Here are a few tips to enhance your communication skills. We also dive into a deeper discussion around communication skills in this post.
- Communicate often but with precision to align on the team’s goals, expectations, and to address problems as they arise.
- Establish a formal communication chain.
- Choose a channel your teammates prefer and will respond to, and use it consistently.
- Confirm whether communication has been received, understood, and if your team has questions.
- Be an active listener and open to feedback.
The more open and transparent with your team, the more trust they will have in you and your ability to complete the project within the constraints.
Tip: If your team is struggling with communication, try some team building exercises to help strengthen your team’s communication skills. The Blindfold Game is a great way to build relationships across your team as well as drill in the importance of communication. In the game, the team is divided into pairs – one person is blindfolded and one is not. The goal is for the blindfolded person to walk across the room without running into any obstacles, which are intentionally placed in various locations. This exercise demonstrates teamwork and clear communication between the pairs. If you’re looking to become a Project Manager, check out our top interview questions to prep for here, or check out these tips to improve communication as a Project Manager.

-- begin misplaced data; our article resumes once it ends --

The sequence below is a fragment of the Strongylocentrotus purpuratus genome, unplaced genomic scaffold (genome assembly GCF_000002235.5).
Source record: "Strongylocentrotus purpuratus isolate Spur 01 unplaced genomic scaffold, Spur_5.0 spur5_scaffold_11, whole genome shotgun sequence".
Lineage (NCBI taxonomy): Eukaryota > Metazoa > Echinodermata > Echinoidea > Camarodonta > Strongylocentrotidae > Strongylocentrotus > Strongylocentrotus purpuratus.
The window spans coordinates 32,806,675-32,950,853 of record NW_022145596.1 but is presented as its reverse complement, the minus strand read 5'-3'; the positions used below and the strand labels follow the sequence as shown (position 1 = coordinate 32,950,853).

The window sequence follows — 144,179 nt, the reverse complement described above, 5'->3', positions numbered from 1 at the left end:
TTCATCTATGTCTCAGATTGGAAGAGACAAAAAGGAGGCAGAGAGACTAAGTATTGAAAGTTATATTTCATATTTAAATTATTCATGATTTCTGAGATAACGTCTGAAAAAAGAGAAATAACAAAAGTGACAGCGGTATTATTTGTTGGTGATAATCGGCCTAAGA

3. Enable & empower
Enable your team by making sure they have the resources and support they need to do their best work. Empower your team to understand, evaluate, and make decisions in situations where they can solve problems and move their projects forward so that your team continues to operate as efficiently and effectively as possible. While this may seem like a risk at first, the proper guidance and oversight will enable your team to continue making these types of decisions with better and better outcomes each time.